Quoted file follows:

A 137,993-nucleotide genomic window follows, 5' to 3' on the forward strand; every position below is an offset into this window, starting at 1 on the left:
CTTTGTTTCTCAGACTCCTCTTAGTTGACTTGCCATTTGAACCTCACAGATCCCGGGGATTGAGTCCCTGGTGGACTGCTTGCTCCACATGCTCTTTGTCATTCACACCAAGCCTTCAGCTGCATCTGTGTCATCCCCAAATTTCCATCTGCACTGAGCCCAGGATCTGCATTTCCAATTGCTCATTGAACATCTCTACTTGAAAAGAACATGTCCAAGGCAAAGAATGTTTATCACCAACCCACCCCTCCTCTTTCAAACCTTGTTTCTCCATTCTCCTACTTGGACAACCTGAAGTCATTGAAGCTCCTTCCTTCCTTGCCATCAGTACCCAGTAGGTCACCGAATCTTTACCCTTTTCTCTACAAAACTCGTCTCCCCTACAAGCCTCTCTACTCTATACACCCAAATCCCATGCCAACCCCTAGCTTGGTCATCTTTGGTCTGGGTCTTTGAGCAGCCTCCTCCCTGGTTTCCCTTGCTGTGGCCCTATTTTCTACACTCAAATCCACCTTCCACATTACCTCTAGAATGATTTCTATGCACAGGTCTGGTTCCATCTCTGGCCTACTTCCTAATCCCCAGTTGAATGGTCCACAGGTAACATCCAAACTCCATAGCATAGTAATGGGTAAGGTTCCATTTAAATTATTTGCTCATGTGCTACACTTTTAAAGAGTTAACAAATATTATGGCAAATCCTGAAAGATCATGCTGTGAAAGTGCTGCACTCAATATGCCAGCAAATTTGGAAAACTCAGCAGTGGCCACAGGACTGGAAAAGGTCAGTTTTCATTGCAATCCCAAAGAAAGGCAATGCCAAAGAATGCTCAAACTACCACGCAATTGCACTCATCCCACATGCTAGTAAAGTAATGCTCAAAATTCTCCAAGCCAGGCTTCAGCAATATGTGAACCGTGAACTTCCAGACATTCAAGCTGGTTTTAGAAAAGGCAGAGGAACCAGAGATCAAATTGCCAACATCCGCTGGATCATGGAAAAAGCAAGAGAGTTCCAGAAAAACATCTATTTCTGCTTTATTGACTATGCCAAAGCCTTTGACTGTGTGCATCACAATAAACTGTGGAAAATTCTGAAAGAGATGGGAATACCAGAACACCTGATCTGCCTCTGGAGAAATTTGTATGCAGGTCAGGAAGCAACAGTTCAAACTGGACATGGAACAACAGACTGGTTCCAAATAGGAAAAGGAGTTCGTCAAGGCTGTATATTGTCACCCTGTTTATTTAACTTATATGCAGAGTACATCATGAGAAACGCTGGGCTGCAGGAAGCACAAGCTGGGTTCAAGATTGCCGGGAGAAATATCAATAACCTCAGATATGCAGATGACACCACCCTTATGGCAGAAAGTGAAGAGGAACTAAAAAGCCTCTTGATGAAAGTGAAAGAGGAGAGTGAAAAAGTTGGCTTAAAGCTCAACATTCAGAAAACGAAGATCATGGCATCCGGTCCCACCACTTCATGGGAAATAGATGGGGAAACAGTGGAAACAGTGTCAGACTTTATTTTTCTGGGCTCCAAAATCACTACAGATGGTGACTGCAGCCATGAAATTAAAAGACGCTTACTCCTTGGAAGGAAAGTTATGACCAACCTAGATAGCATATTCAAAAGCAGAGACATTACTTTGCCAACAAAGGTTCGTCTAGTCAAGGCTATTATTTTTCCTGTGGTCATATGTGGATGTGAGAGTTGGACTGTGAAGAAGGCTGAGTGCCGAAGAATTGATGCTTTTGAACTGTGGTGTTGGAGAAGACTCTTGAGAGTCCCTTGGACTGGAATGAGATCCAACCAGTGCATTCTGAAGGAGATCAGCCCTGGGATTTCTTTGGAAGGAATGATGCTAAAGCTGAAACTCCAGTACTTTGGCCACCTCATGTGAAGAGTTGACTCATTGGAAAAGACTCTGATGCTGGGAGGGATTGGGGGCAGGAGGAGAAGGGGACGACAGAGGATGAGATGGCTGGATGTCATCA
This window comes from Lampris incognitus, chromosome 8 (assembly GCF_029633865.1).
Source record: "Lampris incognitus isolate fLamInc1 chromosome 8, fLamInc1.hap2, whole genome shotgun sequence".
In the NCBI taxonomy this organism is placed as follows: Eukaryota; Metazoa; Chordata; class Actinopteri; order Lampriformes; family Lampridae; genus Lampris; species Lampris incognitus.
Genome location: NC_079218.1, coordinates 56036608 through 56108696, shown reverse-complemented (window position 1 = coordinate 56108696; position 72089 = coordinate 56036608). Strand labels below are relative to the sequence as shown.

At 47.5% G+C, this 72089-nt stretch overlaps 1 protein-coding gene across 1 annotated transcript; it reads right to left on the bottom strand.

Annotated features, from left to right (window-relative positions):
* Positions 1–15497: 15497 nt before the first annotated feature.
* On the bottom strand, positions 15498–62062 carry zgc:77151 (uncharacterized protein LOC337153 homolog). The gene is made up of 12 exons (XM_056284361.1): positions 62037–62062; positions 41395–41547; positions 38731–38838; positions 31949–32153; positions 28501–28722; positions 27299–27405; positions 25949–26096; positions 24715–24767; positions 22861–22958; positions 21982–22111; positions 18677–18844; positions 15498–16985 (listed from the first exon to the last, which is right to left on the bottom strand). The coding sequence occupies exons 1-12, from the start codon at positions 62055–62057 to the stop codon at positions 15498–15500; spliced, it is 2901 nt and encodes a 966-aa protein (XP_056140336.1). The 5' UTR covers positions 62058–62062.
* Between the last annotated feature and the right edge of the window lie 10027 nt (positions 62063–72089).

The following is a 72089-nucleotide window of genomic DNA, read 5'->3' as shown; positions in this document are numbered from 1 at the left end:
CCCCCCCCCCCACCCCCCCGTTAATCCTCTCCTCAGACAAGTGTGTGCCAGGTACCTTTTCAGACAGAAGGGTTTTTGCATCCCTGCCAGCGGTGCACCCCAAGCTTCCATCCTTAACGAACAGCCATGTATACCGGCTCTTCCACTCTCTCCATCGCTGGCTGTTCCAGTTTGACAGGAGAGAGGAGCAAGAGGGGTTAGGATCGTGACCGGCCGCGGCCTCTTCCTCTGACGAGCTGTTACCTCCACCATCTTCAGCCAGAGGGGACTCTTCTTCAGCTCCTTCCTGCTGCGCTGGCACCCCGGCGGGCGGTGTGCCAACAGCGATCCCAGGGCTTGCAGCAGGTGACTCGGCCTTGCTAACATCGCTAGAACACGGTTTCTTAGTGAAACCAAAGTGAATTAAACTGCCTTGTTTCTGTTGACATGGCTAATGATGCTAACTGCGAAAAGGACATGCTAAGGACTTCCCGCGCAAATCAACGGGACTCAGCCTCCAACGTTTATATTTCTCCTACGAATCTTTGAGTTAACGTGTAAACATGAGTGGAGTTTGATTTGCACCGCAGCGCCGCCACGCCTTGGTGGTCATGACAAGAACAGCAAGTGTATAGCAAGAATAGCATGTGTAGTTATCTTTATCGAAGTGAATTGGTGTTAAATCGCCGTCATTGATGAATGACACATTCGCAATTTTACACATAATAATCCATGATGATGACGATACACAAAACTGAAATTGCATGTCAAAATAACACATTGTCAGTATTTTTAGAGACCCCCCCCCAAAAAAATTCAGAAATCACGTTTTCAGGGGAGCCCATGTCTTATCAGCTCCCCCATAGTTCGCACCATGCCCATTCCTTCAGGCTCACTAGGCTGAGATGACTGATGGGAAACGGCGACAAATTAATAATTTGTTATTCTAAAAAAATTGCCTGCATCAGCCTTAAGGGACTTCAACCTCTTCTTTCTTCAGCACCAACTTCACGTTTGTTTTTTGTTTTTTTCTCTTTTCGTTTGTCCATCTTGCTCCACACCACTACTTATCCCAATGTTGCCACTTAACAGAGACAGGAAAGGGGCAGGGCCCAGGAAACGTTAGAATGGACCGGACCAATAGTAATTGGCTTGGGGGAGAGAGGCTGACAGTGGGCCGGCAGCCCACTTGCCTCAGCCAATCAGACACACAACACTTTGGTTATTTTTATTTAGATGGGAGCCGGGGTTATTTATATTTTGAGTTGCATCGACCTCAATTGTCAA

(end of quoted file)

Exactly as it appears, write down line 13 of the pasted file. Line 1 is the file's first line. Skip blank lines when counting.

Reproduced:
CCCCCCCCCCCACCCCCCCGTTAATCCTCTCCTCAGACAAGTGTGTGCCAGGTACCTTTTCAGACAGAAGGGTTTTTGCATCCCTGCCAGCGGTGCACCCCAAGCTTCCATCCTTAACGAACAGCCATGTATACCGGCTCTTCCACTCTCTCCATCGCTGGCTGTTCCAGTTTGACAGGAGAGAGGAGCAAGAGGGGTTAGGATCGTGACCGGCCGCGGCCTCTTCCTCTGACGAGCTGTTACCTCCACCATCTTCAGCCAGAGGGGACTCTTCTTCAGCTCCTTCCTGCTGCGCTGGCACCCCGGCGGGCGGTGTGCCAACAGCGATCCCAGGGCTTGCAGCAGGTGACTCGGCCTTGCTAACATCGCTAGAACACGGTTTCTTAGTGAAACCAAAGTGAATTAAACTGCCTTGTTTCTGTTGACATGGCTAATGATGCTAACTGCGAAAAGGACATGCTAAGGACTTCCCGCGCAAATCAACGGGACTCAGCCTCCAACGTTTATATTTCTCCTACGAATCTTTGAGTTAACGTGTAAACATGAGTGGAGTTTGATTTGCACCGCAGCGCCGCCACGCCTTGGTGGTCATGACAAGAACAGCAAGTGTATAGCAAGAATAGCATGTGTAGTTATCTTTATCGAAGTGAATTGGTGTTAAATCGCCGTCATTGATGAATGACACATTCGCAATTTTACACATAATAATCCATGATGATGACGATACACAAAACTGAAATTGCATGTCAAAATAACACATTGTCAGTATTTTTAGAGACCCCCCCCCAAAAAAATTCAGAAATCACGTTTTCAGGGGAGCCCATGTCTTATCAGCTCCCCCATAGTTCGCACCATGCCCATTCCTTCAGGCTCACTAGGCTGAGATGACTGATGGGAAACGGCGACAAATTAATAATTTGTTATTCTAAAAAAATTGCCTGCATCAGCCTTAAGGGACTTCAACCTCTTCTTTCTTCAGCACCAACTTCACGTTTGTTTTTTGTTTTTTTCTCTTTTCGTTTGTCCATCTTGCTCCACACCACTACTTATCCCAATGTTGCCACTTAACAGAGACAGGAAAGGGGCAGGGCCCAGGAAACGTTAGAATGGACCGGACCAATAGTAATTGGCTTGGGGGAGAGAGGCTGACAGTGGGCCGGCAGCCCACTTGCCTCAGCCAATCAGACACACAACACTTTGGTTATTTTTATTTAGATGGGAGCCGGGGTTATTTATATTTTGAGTTGCATCGACCTCAATTGTCAA